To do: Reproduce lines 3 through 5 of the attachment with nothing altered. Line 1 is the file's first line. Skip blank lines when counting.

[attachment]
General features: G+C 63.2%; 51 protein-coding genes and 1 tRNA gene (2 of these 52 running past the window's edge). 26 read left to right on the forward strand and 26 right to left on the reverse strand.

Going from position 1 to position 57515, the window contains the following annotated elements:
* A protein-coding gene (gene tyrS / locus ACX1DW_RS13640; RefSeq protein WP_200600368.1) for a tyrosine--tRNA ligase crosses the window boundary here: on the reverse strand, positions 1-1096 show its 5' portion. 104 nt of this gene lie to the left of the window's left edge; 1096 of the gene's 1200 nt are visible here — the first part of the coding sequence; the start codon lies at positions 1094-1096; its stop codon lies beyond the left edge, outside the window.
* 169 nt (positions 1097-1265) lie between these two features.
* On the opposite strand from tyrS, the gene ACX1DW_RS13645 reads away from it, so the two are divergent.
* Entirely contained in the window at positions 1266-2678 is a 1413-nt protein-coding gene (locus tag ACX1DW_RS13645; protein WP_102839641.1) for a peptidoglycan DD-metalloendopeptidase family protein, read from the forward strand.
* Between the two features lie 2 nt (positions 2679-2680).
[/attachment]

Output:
* A protein-coding gene (gene tyrS / locus ACX1DW_RS13640; RefSeq protein WP_200600368.1) for a tyrosine--tRNA ligase crosses the window boundary here: on the reverse strand, positions 1-1096 show its 5' portion. 104 nt of this gene lie to the left of the window's left edge; 1096 of the gene's 1200 nt are visible here — the first part of the coding sequence; the start codon lies at positions 1094-1096; its stop codon lies beyond the left edge, outside the window.
* 169 nt (positions 1097-1265) lie between these two features.
* On the opposite strand from tyrS, the gene ACX1DW_RS13645 reads away from it, so the two are divergent.